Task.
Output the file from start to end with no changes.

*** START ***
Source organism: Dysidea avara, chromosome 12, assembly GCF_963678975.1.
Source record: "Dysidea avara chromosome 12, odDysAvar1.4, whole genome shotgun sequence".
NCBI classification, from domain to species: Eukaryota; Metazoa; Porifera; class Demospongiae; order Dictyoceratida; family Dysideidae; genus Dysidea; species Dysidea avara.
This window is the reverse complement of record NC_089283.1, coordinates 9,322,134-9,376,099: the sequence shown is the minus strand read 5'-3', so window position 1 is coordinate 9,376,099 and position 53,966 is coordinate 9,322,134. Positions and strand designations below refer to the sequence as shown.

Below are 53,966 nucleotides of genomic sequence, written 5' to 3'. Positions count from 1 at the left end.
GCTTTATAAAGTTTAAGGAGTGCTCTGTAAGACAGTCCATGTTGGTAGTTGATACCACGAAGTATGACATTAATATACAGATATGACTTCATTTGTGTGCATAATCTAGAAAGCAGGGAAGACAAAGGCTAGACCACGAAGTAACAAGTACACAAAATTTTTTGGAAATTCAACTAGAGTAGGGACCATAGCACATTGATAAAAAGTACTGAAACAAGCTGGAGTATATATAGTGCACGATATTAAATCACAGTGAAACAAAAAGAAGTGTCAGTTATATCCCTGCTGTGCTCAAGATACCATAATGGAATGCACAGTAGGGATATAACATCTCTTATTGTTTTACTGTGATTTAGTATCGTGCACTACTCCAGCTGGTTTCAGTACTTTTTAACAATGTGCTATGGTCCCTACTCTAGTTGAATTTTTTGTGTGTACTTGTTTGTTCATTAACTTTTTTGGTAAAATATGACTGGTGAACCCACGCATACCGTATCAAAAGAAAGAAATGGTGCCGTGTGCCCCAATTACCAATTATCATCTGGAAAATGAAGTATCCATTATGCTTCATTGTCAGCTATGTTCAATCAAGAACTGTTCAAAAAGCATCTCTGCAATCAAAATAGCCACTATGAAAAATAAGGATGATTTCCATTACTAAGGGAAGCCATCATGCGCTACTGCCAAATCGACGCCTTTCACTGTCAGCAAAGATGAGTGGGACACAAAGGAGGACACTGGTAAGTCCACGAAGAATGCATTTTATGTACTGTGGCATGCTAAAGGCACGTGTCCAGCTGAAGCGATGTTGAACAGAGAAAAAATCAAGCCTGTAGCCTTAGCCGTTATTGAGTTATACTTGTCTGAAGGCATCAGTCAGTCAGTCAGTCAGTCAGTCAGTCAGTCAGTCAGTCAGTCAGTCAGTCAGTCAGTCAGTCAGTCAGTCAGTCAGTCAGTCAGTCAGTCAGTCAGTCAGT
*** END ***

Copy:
Source organism: Dysidea avara, chromosome 12, assembly GCF_963678975.1.
Source record: "Dysidea avara chromosome 12, odDysAvar1.4, whole genome shotgun sequence".
NCBI classification, from domain to species: Eukaryota; Metazoa; Porifera; class Demospongiae; order Dictyoceratida; family Dysideidae; genus Dysidea; species Dysidea avara.
This window is the reverse complement of record NC_089283.1, coordinates 9,322,134-9,376,099: the sequence shown is the minus strand read 5'-3', so window position 1 is coordinate 9,376,099 and position 53,966 is coordinate 9,322,134. Positions and strand designations below refer to the sequence as shown.

Below are 53,966 nucleotides of genomic sequence, written 5' to 3'. Positions count from 1 at the left end.
GCTTTATAAAGTTTAAGGAGTGCTCTGTAAGACAGTCCATGTTGGTAGTTGATACCACGAAGTATGACATTAATATACAGATATGACTTCATTTGTGTGCATAATCTAGAAAGCAGGGAAGACAAAGGCTAGACCACGAAGTAACAAGTACACAAAATTTTTTGGAAATTCAACTAGAGTAGGGACCATAGCACATTGATAAAAAGTACTGAAACAAGCTGGAGTATATATAGTGCACGATATTAAATCACAGTGAAACAAAAAGAAGTGTCAGTTATATCCCTGCTGTGCTCAAGATACCATAATGGAATGCACAGTAGGGATATAACATCTCTTATTGTTTTACTGTGATTTAGTATCGTGCACTACTCCAGCTGGTTTCAGTACTTTTTAACAATGTGCTATGGTCCCTACTCTAGTTGAATTTTTTGTGTGTACTTGTTTGTTCATTAACTTTTTTGGTAAAATATGACTGGTGAACCCACGCATACCGTATCAAAAGAAAGAAATGGTGCCGTGTGCCCCAATTACCAATTATCATCTGGAAAATGAAGTATCCATTATGCTTCATTGTCAGCTATGTTCAATCAAGAACTGTTCAAAAAGCATCTCTGCAATCAAAATAGCCACTATGAAAAATAAGGATGATTTCCATTACTAAGGGAAGCCATCATGCGCTACTGCCAAATCGACGCCTTTCACTGTCAGCAAAGATGAGTGGGACACAAAGGAGGACACTGGTAAGTCCACGAAGAATGCATTTTATGTACTGTGGCATGCTAAAGGCACGTGTCCAGCTGAAGCGATGTTGAACAGAGAAAAAATCAAGCCTGTAGCCTTAGCCGTTATTGAGTTATACTTGTCTGAAGGCATCAGTCAGTCAGTCAGTCAGTCAGTCAGTCAGTCAGTCAGTCAGTCAGTCAGTCAGTCAGTCAGTCAGTCAGTCAGTCAGTCAGTCAGTCAGTCAGTCAGTCAGT